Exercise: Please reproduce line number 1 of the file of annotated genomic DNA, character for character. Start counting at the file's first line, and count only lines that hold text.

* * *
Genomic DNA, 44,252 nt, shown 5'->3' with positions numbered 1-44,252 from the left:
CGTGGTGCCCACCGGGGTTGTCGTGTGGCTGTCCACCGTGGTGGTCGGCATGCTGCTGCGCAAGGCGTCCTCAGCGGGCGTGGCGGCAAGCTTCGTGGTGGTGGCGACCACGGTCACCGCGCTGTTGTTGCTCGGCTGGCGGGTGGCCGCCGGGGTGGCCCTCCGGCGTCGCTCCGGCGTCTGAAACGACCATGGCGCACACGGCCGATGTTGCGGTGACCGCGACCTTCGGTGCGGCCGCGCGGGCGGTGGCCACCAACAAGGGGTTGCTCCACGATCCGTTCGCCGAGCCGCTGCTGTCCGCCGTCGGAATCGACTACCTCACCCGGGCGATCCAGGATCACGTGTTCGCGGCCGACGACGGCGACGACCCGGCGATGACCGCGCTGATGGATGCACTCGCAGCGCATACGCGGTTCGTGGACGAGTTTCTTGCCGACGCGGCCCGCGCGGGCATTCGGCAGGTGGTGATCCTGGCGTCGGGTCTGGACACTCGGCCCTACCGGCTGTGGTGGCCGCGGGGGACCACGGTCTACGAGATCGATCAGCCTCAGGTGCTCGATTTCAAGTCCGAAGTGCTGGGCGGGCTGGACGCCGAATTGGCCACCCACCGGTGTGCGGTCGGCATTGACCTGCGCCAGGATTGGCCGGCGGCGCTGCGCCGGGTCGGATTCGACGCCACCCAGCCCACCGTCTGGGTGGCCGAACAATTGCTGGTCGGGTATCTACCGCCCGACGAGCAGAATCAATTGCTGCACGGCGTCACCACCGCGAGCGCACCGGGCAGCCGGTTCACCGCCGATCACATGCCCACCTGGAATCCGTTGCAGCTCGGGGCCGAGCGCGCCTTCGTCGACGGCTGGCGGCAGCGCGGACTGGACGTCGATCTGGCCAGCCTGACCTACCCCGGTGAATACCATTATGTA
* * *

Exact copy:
Genomic DNA, 44,252 nt, shown 5'->3' with positions numbered 1-44,252 from the left: